Type of paper: Essay

Topic: Victimology, Law, Crime, Convention, Children, Risk, Teenagers, Florida

Pages: 4

Words: 1100

Published: 2020/11/06

The purpose of this risk identification and assessment is to predict the possibility that seven individuals with known histories of sex offending will re-offend and the severity of a re-offense if they are credentialed and allowed to work in the set up and tear down of events surrounding the DNRC Convention.
Sexual offenders are divided into two categories, namely a sexual offender and a sexual predator. A sexual offender is defined under Florida law any person convicted or otherwise found guilty of committing a sex offense involving a minor. The most common sex offenses that result in classifying a person as a sex offender include possession of child pornography; sexual performance by a minor under 18 years of age and procuring a person under 18 for prostitution (FDLE, 2006). A sexual predator, on the other hand, is defined under Florida law as any person convicted of a felony sex crime in the first or second degree and deemed to satisfy the requirements of a sexual predator by a court (FDLE, 2006). The most common crimes that result in a judge finding a person to be a sex predator including the kidnapping of a child under age 13, unlawful sexual activity with certain minors, and luring or enticing of a child (FDLE, 2006). According to Florida law, the essential difference between a sexual offender and sexual predator is the manner in which they commit their crimes and the number of sex crimes they commit. Sexual predators, as the name implies, tend to be repeat offenders who use physical violence and participate in sexual activity that is exploitative, abusive and focused on children.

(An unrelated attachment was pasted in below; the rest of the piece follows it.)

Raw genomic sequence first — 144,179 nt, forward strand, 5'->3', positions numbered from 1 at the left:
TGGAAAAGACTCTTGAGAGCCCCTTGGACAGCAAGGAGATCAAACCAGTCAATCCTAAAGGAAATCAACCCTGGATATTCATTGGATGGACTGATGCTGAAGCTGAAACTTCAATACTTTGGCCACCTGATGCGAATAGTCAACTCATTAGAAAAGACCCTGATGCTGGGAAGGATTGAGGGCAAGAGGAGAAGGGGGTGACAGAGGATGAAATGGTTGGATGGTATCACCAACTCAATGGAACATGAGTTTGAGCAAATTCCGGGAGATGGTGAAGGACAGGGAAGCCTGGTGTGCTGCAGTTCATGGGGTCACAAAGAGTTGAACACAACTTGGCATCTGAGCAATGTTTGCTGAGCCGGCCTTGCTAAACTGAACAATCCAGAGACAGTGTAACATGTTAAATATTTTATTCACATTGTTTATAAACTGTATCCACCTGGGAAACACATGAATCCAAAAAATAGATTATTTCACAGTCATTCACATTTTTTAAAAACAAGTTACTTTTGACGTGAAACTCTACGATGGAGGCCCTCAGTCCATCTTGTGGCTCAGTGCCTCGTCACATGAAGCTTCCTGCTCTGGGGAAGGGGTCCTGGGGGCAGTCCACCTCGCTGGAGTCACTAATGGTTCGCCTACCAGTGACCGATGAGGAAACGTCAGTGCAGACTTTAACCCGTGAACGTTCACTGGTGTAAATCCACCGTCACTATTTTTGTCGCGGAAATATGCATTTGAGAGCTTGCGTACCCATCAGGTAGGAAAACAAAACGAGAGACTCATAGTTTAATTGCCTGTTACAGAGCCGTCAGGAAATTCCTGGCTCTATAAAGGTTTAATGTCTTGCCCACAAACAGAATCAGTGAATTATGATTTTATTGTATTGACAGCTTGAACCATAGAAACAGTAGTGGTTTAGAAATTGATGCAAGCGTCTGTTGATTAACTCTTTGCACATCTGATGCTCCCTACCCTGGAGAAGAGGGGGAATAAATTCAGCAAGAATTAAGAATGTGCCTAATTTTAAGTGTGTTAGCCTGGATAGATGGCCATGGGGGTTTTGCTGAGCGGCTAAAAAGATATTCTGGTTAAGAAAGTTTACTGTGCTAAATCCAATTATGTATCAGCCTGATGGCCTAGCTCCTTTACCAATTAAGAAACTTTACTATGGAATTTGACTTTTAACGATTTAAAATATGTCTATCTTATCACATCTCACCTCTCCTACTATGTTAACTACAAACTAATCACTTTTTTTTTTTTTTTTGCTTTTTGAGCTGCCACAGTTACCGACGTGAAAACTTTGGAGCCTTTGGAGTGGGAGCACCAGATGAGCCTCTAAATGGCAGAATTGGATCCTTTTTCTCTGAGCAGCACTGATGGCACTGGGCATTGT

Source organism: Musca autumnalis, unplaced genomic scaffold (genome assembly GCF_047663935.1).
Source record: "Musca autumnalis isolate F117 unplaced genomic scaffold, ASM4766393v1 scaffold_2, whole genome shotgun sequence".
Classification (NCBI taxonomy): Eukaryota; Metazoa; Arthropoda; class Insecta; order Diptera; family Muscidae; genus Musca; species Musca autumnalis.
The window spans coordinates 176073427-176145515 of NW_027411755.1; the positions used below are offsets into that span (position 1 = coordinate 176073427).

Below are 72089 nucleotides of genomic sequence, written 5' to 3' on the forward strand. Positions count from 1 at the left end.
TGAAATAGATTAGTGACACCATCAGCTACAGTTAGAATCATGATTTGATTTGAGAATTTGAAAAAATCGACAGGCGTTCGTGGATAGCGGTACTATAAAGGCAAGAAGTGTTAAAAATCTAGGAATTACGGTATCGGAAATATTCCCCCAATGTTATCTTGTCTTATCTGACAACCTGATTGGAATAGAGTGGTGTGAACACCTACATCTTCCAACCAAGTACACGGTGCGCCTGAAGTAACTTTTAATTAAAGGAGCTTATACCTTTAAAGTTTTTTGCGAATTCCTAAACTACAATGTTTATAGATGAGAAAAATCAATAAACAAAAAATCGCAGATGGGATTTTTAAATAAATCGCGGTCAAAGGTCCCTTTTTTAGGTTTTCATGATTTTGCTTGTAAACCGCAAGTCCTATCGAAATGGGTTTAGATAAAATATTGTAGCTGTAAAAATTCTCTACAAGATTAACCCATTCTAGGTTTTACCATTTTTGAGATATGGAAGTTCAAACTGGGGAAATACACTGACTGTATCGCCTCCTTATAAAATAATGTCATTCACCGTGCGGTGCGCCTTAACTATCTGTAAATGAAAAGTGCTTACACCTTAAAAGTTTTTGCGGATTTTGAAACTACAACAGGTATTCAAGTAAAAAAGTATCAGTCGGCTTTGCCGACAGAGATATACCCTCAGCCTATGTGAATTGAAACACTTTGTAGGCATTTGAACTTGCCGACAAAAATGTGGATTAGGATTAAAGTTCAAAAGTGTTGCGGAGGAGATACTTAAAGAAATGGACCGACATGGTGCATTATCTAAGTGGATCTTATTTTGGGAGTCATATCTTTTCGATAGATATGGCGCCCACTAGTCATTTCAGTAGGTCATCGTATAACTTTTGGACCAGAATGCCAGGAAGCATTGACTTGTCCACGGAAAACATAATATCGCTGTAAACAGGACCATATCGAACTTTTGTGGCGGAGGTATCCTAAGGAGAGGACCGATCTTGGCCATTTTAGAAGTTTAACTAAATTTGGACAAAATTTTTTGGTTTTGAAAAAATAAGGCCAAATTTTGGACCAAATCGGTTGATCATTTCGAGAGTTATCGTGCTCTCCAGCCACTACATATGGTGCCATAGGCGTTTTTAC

Under Florida law, both sexual offenders and sexual predator must, after release, place their names in a continuously updated registry maintained by the Florida Department of Law Enforcement (FDLE, 2006). The purpose for this registry is to allow law enforcement agencies, communities, and the public with the ability to monitor the whereabouts and movements of those convicted of sex offenses. There is only one sex offender registry that both sexual offenders and sexual predators must register with. However, sexual predators are required to provide more information such as fingerprint card and the court order classifying them as sexual predators (FDLE, 2006). Sexual predators are also required to “check-in” with authorities more often than a sexual offender.
The risk the seven individuals pose to DNRC attendee varies according to their classification. The main security risk that sexual offenders pose to attendees is to female attendees of all ages. The potential risks that females face include but are not limited to rape, kidnapping, sexual assault,
The main security risk that sexual predators pose is to minor attendees and the children of adult attendees. The risks will be significantly larger when the convention is actually in session. During those times: the convention center will be crowded, security will have a number of concerns to manage including terrorist activity or crowd control, and the attention of adult parents of minors will most likely be on other matters than their children. In this situation, a sexual predator would have more of an opportunity to interact with and take advantage of unattended children.
Outside of the security risks that the seven individuals pose, there are also a number of non-security concerns that must considered, namely public relations and politics.
Sexual crimes are tragic especially when they involve children. Consequently, sexual offenders are often shunned and hated by the community. Accordingly, sexual offenders are not good for public relations. For instance, when reports surfaced that actor Stephen Collins might have been involved in the sexual abuse of minors, a number of sponsors for his work including ABC Networks decided to sever their relations rather than be forced to explain why they supported an alleged sexual offender (Stedman, 2014). The DNRC is one of the main events of the year and the biggest political convention every four years. There will be hundreds of sponsors that would like to have their name added to the list of people and organizations that made the convention possible. There will also be hundreds of donors wanting to pledge their money. It is likely that a number of these sponsors and donors will also want to sever any attachments or recall any funds provided when they learn that sexual offenders worked at or were involved in the preparations of the convention.